Alina had prebooked the ride using a burner autochain ID.
The app in her AR glasses showed the car icon crawling along
the winding forest road. In a few minutes, it would reach the
sharp right turn where the road met the lake. The turn was
marked by a road sign she had carefully defaced the previous
day, with tiny dabs of white paint. Nearly invisible to a human,
they nevertheless fooled image recognition nets into classifying
the sign as a tree.
Glass-thin ice cracked under her booted feet. The cold weight
in her belly grew colder.
Suddenly, she had an urge to call Sini, just to hear her voice.
There was still time. Tapani would be taking her to the kindergarten right now. She hadn’t seen her daughter for almost two
weeks, not since she had started hunting the car.
Alina removed her woolly mittens and took out her phone.
As she swiped the screen, the band of pale skin on her ring finger
grinned at her. The absence of her wedblock ring banished all
She put the phone away. No matter what, the car was going
Alina pulled the ski mask over her face and broke into a jog.
She was warm when she got to her observation spot behind a
large pine near the turn. She opened the app that controlled
the jammer in her backpack, held it ready in her field of vision.
The car’s headlights flickered in the deep shadows of the trees.
Then its sleek low form glided into view.
Time slowed. The pine smelled wet and rich. Alina was a
vitrovegan, but some ancient reflex made her mouth water. This
had to be what hunters felt like when the prey approached.
The car decelerated at the turn. Alina knew how it saw
the world: lidar point clouds, Io T sensor oracle feeds, chain
IDs—with algorithms predicting where everything was going
to be seconds, minutes, days from now. The past, the present,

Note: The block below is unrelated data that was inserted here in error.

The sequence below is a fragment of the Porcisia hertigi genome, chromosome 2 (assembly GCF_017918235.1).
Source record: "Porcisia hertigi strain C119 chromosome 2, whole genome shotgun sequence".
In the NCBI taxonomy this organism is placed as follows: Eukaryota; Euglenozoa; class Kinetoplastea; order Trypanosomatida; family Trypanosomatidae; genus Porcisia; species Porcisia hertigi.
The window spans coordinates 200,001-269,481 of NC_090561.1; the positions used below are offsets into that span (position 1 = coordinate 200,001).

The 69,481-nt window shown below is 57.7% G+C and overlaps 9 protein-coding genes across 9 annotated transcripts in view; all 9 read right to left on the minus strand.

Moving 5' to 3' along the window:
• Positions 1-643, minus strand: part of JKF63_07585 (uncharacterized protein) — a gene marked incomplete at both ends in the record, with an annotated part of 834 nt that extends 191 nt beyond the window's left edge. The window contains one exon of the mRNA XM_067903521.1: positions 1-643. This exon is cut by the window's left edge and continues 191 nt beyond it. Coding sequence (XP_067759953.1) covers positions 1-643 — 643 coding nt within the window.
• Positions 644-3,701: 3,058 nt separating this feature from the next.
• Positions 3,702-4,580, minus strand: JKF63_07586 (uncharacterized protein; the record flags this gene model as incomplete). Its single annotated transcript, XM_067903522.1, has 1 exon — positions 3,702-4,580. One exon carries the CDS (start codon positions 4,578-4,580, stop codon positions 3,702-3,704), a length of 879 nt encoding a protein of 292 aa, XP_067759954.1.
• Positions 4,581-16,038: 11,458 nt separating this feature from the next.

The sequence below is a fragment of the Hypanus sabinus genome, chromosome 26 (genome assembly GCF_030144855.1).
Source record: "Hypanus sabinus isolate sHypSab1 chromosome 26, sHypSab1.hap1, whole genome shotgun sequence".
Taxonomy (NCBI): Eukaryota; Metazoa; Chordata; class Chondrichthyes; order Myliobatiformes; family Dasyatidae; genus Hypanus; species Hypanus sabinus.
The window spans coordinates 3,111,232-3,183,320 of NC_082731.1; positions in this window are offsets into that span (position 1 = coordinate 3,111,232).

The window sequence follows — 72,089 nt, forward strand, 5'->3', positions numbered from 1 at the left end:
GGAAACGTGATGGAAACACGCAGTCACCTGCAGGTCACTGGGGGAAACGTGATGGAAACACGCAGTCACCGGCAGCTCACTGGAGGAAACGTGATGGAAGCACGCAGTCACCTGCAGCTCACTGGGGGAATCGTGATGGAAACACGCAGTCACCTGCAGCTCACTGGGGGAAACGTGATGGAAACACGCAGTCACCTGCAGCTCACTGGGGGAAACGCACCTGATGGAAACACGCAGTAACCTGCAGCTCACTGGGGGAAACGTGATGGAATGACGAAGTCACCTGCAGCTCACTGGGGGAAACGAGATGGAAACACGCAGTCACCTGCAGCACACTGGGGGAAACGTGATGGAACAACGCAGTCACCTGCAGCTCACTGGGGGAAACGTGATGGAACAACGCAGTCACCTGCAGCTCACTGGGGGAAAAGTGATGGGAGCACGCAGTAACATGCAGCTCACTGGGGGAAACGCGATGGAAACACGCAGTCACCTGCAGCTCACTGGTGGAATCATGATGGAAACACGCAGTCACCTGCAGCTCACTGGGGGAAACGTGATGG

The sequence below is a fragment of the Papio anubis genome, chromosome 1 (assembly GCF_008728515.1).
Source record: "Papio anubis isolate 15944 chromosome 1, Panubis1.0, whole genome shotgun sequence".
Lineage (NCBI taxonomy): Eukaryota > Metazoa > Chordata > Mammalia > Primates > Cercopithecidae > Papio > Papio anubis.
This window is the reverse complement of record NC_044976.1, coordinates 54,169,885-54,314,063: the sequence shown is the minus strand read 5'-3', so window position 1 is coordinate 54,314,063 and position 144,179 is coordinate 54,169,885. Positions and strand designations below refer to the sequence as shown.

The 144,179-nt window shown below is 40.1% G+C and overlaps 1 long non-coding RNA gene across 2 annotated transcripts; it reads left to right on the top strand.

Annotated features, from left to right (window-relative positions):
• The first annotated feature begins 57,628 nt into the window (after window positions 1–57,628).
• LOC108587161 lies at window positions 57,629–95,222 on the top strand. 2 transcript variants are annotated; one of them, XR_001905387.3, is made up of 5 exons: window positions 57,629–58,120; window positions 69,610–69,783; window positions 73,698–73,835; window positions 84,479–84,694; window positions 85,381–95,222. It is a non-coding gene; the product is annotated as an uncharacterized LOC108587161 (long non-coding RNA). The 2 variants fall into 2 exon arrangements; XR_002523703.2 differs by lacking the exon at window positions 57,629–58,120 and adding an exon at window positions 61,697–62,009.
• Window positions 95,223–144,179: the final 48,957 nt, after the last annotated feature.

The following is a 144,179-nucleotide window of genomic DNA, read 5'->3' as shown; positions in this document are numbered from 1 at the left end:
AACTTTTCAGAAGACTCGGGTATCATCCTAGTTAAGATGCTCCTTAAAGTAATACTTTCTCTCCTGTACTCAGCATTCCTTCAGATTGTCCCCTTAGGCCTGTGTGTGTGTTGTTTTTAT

and the future in a glance. Her simple traffic-sign exploit felt
ridiculous. The car was never going to fall for it. She had not
even thought about where she would ask the car to take her if
the scheme failed ...
The car missed the turn. It plowed straight into the lake with
a crash of breaking ice. Alina blinked at the jammer app. The
device in her backpack killed the sparse local network.
She ran toward the car. It was a Mercedes, 2020s model,
meant to evoke luxury: silvery sheen, sculpted contours. The
front of the car was in the black water, but the back wheels spun
madly on the shore. Snow, ice, and gravel flew into the air. The
engine keened like a wounded animal.
To Alina’s horror, the car started moving slowly backward.
She dropped her backpack, ran, put her shoulder against
the back of the car, pushed hard. Something tore, and pain shot
through her left thigh.
For a second, she slid backward in the snow. Then her boots
found purchase. The car was surprisingly light; you didn’t have
to armor things that never crashed. Ignoring her screaming leg,
Alina pushed the car into the lake.
When it was fully in the black water, its engine died. But its
headlights stayed on. It bobbed up and down in the water, floating. The lidar nub on the roof kept spinning.
It was still alive.
Alina dropped to her knees. Black dots swam in her eyes. As
if through the car’s four-dimensional vision, the past unfolded
before her: the hunt, the day she saw the car for the first time.
It was on Tapani’s first day at the games company, and Sini
was making them late.
She banged her heels on the floor. Alina sighed. She had gotten up early to pack the toys, the pram, and the spare clothes for
the day in the city. Tapani had slept through it all. Now he stood
in the hallway in an AR daze, a blank look on his bearded face. He
Alina set the trap for the car at her father’s
summerhouse. ¶ When it was time, she pulled on her Nokia rubber boots, slung the backpack
over her shoulder, and went outside. The Lapland morning was monochrome: slushy snow,
dark saw-edged pines, gray lake. The fresh air was a relief. She had never been able to sleep
in the mildew-smelling house, not even as a child. ¶ She had never planned to come back.
But it was perfect for the trap. A patchy network that would force the car AI to run locally.
No witnesses. No IoT devices auctioning sensor data for tokens. Although, years ago, her
father had stuck a yellow “You Are Being Recorded” sticker in a window as a joke. That was
so perfectly like him: all surface, no substance.